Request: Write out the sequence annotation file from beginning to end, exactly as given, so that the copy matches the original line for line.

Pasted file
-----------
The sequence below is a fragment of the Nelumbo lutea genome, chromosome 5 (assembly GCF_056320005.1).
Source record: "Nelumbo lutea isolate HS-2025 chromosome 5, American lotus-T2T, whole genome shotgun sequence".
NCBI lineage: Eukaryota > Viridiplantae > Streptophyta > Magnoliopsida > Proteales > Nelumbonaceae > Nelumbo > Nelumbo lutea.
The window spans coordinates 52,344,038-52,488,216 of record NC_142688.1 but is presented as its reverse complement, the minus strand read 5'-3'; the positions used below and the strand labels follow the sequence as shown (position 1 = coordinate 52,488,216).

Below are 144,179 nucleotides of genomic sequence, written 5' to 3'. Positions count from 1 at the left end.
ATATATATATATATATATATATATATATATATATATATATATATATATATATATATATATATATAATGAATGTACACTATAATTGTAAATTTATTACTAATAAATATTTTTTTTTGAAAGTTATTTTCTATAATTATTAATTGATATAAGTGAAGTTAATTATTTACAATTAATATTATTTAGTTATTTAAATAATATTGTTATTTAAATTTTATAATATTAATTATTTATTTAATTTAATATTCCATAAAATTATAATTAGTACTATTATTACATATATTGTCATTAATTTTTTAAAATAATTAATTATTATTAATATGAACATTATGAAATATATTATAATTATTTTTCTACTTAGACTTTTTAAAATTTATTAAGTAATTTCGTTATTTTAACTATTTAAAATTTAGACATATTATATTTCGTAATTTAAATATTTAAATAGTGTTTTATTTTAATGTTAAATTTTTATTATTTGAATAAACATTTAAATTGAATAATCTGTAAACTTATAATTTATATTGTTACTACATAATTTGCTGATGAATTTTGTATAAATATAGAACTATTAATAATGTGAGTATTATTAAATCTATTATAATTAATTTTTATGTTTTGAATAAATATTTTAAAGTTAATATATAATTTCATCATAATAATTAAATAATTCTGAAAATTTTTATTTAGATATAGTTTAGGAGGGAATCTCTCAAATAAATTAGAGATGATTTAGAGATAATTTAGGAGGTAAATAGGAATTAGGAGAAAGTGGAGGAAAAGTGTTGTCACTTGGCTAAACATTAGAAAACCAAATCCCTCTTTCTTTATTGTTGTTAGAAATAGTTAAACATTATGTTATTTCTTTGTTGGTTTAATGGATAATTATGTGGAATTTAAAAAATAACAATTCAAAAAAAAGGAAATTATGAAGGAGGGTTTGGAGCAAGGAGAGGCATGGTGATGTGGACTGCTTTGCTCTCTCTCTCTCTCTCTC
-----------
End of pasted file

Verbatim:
The sequence below is a fragment of the Nelumbo lutea genome, chromosome 5 (assembly GCF_056320005.1).
Source record: "Nelumbo lutea isolate HS-2025 chromosome 5, American lotus-T2T, whole genome shotgun sequence".
NCBI lineage: Eukaryota > Viridiplantae > Streptophyta > Magnoliopsida > Proteales > Nelumbonaceae > Nelumbo > Nelumbo lutea.
The window spans coordinates 52,344,038-52,488,216 of record NC_142688.1 but is presented as its reverse complement, the minus strand read 5'-3'; the positions used below and the strand labels follow the sequence as shown (position 1 = coordinate 52,488,216).

Below are 144,179 nucleotides of genomic sequence, written 5' to 3'. Positions count from 1 at the left end.
ATATATATATATATATATATATATATATATATATATATATATATATATATATATATATATATATAATGAATGTACACTATAATTGTAAATTTATTACTAATAAATATTTTTTTTTGAAAGTTATTTTCTATAATTATTAATTGATATAAGTGAAGTTAATTATTTACAATTAATATTATTTAGTTATTTAAATAATATTGTTATTTAAATTTTATAATATTAATTATTTATTTAATTTAATATTCCATAAAATTATAATTAGTACTATTATTACATATATTGTCATTAATTTTTTAAAATAATTAATTATTATTAATATGAACATTATGAAATATATTATAATTATTTTTCTACTTAGACTTTTTAAAATTTATTAAGTAATTTCGTTATTTTAACTATTTAAAATTTAGACATATTATATTTCGTAATTTAAATATTTAAATAGTGTTTTATTTTAATGTTAAATTTTTATTATTTGAATAAACATTTAAATTGAATAATCTGTAAACTTATAATTTATATTGTTACTACATAATTTGCTGATGAATTTTGTATAAATATAGAACTATTAATAATGTGAGTATTATTAAATCTATTATAATTAATTTTTATGTTTTGAATAAATATTTTAAAGTTAATATATAATTTCATCATAATAATTAAATAATTCTGAAAATTTTTATTTAGATATAGTTTAGGAGGGAATCTCTCAAATAAATTAGAGATGATTTAGAGATAATTTAGGAGGTAAATAGGAATTAGGAGAAAGTGGAGGAAAAGTGTTGTCACTTGGCTAAACATTAGAAAACCAAATCCCTCTTTCTTTATTGTTGTTAGAAATAGTTAAACATTATGTTATTTCTTTGTTGGTTTAATGGATAATTATGTGGAATTTAAAAAATAACAATTCAAAAAAAAGGAAATTATGAAGGAGGGTTTGGAGCAAGGAGAGGCATGGTGATGTGGACTGCTTTGCTCTCTCTCTCTCTCTCTC